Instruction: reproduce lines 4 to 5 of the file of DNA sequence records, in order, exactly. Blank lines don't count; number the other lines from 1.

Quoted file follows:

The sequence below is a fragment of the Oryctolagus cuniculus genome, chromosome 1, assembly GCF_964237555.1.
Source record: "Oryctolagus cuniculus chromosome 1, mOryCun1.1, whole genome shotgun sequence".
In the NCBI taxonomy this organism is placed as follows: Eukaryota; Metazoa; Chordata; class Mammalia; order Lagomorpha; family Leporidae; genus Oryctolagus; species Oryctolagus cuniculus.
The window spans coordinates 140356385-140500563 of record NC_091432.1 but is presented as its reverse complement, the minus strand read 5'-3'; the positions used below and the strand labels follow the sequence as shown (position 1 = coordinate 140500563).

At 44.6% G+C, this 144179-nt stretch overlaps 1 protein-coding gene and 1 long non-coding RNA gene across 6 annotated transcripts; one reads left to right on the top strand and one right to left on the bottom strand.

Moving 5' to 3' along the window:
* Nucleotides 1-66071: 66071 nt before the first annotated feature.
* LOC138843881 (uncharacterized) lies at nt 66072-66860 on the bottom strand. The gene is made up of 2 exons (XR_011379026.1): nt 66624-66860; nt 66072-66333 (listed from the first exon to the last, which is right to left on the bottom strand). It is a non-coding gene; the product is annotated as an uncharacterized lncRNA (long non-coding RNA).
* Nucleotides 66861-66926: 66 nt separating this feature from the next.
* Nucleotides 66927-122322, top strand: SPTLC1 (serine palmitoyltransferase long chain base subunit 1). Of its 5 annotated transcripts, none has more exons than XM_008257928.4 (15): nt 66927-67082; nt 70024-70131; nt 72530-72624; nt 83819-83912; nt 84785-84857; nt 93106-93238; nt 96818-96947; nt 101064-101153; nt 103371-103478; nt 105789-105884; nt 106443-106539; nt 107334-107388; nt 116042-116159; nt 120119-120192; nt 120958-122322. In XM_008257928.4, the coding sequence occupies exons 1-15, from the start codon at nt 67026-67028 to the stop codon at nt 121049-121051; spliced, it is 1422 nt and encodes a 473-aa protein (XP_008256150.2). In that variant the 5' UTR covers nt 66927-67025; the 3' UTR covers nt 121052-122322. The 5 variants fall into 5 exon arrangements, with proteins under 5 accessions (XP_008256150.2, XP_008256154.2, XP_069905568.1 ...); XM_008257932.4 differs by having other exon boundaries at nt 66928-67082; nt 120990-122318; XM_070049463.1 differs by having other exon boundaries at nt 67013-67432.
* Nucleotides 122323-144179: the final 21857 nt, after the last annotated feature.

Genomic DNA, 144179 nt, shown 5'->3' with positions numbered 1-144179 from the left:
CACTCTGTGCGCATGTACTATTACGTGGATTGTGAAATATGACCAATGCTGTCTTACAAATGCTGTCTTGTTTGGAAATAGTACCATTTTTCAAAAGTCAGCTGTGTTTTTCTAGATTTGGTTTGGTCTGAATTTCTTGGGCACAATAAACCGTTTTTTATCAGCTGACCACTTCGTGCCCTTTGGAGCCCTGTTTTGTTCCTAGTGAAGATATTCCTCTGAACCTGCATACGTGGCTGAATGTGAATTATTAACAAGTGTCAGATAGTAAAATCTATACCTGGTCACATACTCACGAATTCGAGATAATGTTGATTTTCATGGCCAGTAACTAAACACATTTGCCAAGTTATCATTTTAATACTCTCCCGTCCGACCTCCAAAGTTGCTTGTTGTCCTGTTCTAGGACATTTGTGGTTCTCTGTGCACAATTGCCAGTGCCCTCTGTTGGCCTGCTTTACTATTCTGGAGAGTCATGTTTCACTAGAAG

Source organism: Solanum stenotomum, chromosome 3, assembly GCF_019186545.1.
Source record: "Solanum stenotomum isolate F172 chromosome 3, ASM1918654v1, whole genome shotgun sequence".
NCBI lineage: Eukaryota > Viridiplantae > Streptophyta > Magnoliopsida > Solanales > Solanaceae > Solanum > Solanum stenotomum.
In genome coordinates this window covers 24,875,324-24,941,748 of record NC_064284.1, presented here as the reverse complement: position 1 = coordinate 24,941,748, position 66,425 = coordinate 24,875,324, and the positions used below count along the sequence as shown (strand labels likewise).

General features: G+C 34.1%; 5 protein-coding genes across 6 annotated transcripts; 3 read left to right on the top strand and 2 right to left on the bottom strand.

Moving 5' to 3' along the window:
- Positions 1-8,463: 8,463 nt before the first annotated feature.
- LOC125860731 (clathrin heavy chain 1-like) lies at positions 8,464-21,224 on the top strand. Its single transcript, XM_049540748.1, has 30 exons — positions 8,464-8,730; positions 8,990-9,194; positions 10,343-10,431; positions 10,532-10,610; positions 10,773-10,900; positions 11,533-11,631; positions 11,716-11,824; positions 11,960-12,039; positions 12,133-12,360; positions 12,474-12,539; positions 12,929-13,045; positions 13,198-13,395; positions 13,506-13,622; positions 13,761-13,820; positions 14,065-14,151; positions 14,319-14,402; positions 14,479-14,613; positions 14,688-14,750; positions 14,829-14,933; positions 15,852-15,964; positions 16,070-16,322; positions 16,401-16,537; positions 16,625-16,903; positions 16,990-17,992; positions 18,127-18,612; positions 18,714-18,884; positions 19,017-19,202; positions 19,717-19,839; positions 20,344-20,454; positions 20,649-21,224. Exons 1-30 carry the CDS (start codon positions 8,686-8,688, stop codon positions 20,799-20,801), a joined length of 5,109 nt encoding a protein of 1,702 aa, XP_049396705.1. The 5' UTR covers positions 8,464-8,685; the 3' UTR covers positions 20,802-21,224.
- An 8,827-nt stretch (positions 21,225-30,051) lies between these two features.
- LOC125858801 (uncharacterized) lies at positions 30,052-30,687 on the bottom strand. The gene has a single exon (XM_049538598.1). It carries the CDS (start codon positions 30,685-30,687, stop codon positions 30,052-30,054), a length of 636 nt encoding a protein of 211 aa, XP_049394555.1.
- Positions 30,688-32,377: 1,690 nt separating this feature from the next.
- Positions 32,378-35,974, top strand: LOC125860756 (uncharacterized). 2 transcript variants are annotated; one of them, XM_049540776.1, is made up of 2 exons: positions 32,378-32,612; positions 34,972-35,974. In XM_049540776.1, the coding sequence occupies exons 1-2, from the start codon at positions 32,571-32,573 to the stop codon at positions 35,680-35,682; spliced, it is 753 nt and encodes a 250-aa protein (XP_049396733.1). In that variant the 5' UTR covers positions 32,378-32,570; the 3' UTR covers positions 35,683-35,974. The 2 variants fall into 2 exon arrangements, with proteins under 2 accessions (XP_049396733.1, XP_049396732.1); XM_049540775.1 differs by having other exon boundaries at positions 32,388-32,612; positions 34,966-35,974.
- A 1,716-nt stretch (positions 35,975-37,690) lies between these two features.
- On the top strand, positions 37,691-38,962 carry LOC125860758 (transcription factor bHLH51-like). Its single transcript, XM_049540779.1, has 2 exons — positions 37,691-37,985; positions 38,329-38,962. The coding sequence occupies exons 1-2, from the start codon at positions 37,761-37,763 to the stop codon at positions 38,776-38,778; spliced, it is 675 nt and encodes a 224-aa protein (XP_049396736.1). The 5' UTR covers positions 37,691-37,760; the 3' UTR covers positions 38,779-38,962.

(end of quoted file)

The window spans coordinates 140356385-140500563 of record NC_091432.1 but is presented as its reverse complement, the minus strand read 5'-3'; the positions used below and the strand labels follow the sequence as shown (position 1 = coordinate 140500563).

At 44.6% G+C, this 144179-nt stretch overlaps 1 protein-coding gene and 1 long non-coding RNA gene across 6 annotated transcripts; one reads left to right on the top strand and one right to left on the bottom strand.